Tottenham have fallen into a shapeless mess – and that’s on Antonio Conte

“Psychologically and emotionally, I felt it was more than just three points,” Arsenal coach Mikel Arteta said.

Unfortunately for Tottenham, the same was true of them. This looked like more than a 2-0 defeat, more than two more goals conceded at home, more than just another dysfunctional performance.

When the last North London derby at this stadium ended 3-0 to Tottenham in May, it was written in these pages that Antonio Conte’s side showed “fantastic management of the game”, were calm under pressure and gave a “poised and clear-minded” performance against opponents who completely collapsed” .

This time, it was Tottenham who collapsed in the face of a cohesive strategy, common thinking, a team and a club on the rise.

“That day was difficult – we learned some lessons,” Arteta added. “The team and the club are more together, too.”

Again, it’s hard not to make comparisons because you think about how united Tottenham are now. Perhaps the Arsenal comparisons are unfair, but these two clubs will forever be intrinsically linked – by geography, culture and hatred.

A match doesn’t have to decide where a club is, but this derby has always been a useful barometer for Tottenham County. And what we saw was frustratingly predictable.


Antonio Conte cannot escape blame for Tottenham’s recent decline (Picture: Katherine Iffel/Getty Images)

The initial bright start to the match was followed by a quick decline: a slightly intimidated defense; a poorly received goal; Bad reaction to adversity and a 2-0 half-time deficit. Then, as expected, there was a huge improvement in the second half as Tottenham’s strength, productivity and attacking threat were much better. They’ve missed some silly, error-filled displays with late comebacks on several occasions this season – but not against a side of Arsenal’s caliber and confidence.

If Tottenham’s clean sheet triumphed over Crystal Palace and Portsmouth felt like a potential turning point or foundation on which to build in the second half of the season, this performance has shown it is built on quicksand. Conte did not agree.

“The performance, I’m not disappointed,” he said, speaking of how his team started well and showed a “fantastic reaction” in the second half, playing aggressively and creating chances. “We haven’t lost our heads,” he added, before describing Hugo Lloris as one of the best current goalkeepers in the world.


Hugo Lloris retains support for Antonio Conte despite his costly mistake against Arsenal (Picture: Katherine Iffel/Getty Images)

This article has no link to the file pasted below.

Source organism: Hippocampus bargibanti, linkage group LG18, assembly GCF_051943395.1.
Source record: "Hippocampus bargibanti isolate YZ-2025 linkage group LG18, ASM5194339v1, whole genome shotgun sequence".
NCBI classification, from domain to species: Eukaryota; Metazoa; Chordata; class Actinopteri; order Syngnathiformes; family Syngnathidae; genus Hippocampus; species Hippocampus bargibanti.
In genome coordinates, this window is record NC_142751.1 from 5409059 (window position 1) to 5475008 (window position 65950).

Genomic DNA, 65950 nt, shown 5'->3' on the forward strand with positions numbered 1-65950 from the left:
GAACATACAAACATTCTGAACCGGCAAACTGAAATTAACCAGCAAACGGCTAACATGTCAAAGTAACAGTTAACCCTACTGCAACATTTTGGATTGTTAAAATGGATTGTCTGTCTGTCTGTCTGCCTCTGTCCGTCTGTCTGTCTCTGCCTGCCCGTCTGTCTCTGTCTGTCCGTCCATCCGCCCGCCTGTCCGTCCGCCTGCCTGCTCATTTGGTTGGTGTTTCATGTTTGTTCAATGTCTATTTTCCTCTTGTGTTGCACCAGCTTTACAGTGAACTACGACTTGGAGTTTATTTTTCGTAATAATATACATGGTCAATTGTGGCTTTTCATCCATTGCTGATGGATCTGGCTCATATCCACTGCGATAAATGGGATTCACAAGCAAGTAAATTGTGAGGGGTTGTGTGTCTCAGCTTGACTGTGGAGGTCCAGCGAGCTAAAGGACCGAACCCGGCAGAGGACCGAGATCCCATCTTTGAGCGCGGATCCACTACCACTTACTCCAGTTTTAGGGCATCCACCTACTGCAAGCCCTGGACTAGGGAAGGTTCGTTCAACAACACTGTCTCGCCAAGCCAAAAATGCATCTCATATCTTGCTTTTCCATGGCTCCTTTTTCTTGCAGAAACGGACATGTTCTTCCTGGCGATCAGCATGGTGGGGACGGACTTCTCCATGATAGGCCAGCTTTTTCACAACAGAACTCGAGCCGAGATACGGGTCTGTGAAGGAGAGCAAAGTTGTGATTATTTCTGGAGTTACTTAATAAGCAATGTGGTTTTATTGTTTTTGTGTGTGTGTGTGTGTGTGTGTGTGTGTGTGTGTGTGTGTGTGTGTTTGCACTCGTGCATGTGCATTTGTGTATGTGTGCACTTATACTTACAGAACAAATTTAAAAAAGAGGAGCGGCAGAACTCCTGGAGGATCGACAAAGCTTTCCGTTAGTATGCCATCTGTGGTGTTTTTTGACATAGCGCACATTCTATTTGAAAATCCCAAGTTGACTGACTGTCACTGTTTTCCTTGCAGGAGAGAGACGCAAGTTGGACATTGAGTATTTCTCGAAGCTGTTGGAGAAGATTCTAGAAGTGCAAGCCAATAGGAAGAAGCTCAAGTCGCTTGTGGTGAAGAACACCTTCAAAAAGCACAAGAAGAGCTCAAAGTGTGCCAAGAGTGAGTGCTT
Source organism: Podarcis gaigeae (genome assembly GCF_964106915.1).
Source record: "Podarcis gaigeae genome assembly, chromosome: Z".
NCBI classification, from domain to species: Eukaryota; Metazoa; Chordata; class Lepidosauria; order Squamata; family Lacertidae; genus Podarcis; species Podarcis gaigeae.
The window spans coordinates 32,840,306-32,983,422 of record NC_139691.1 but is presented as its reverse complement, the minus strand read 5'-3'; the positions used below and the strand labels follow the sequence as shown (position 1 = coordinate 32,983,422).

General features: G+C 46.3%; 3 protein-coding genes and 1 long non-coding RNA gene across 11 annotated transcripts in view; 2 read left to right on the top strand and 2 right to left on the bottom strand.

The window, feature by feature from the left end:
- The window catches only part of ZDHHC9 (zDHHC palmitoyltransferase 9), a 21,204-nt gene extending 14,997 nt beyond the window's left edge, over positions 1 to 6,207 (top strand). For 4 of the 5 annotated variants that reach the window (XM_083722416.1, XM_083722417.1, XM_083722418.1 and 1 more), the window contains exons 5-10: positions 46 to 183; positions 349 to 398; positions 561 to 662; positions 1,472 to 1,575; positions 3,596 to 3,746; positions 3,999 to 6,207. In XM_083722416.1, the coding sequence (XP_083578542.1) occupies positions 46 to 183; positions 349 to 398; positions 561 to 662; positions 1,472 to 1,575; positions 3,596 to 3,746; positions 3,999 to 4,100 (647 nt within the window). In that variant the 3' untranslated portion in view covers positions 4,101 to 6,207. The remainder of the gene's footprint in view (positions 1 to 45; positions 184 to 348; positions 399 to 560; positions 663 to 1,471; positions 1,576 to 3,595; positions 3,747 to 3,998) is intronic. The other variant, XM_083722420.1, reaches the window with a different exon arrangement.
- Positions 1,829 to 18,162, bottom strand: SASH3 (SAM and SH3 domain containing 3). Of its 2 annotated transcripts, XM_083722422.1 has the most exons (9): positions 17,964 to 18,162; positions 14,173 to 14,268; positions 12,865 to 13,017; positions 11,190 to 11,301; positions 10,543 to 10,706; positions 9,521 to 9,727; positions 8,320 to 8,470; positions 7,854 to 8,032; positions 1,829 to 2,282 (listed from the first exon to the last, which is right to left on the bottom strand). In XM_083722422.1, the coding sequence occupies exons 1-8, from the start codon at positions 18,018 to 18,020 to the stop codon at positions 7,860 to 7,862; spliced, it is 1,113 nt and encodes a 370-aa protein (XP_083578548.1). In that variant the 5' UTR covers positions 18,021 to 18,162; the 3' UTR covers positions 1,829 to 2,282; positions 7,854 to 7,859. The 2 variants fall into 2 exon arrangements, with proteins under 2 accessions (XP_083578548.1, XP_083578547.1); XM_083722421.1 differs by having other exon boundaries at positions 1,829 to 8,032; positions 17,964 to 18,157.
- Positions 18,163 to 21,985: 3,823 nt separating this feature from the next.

While Rome was burning, Conti said that at least the sky wasn’t on fire.

He didn’t mean everything he said, and there is of course an argument for staying positive and, most importantly, supporting your players in public. But the team’s display optics were awful. If this is a good performance, especially in the first half, what is a bad performance?

It is clear that given their position in the league, Arsenal have improved immeasurably since May. But did Tottenham back down? They need better players in certain positions, they need another striker who can score, they need a creative midfielder, they need a top-class right-back, they need another centre-back. But all of this was true in May.

The difference between the past and the present is that Tottenham can no longer defend as an organized unit. It is not difficult to beat them. And they cannot control the match, especially against good opponents. They have convincingly lost all four matches against teams above them in the table.

These are the characteristics of Conte’s book. Minimum requirements, in fact. Without them, it’s hard to see what’s left of Spurs, other than the odd 20-minute burst of momentum when trying to come back late.

Tottenham have conceded at least two goals in their last five home matches (1-2 against Newcastle, 1-2 against Liverpool, 4-3 against Leeds, 0-2 against Aston Villa, 0-2 against Arsenal). Conte can rightly point to injuries as an excuse as to why his team is not attacking cohesively. But defense? We’re talking form, discipline, and the ability to move the ball around from behind without looking like you’re asking directions in a foreign language.

This is on conti. His choice here was Ryan Sessegnon over the much-experienced Ivan Perisic. Sessegnon adds pace and extends play, but that didn’t do much good for Spurs when he missed crosses. Perisic is also a huge threat from set-pieces, one of Spurs’ biggest strengths this season. Sessegnon created Spurs’ only chance of the first half when he slid in Son Heung-min from an over-the-top volley, but his surprising selection was a gamble that didn’t pay off.

Faced with Arsenal’s energy, Tottenham simply had no escape. None of their players scored a midfield position in Arsenal’s half in the first 45 minutes. Dropping that deep is fine if you’re defending solidly and counterattacking with poison, but Tottenham did neither.

Compare that to the first half of that 3-0 victory in May. Five Tottenham players have averaged positions in Arsenal’s half. They attacked at pace, with meaning, with a plan.

The contrast in sharpness, strategy, confidence and goalkeeping candor between those two days was stark. And it was a reminder of how far Tottenham have slipped in the past few months.

They may get another reminder on Thursday when they take on Manchester City for the first time this season.

But if they did, it wouldn’t hurt or resonate as much as this.

(Top photo: Chris Brunskill/Fantastasta/Getty Images)

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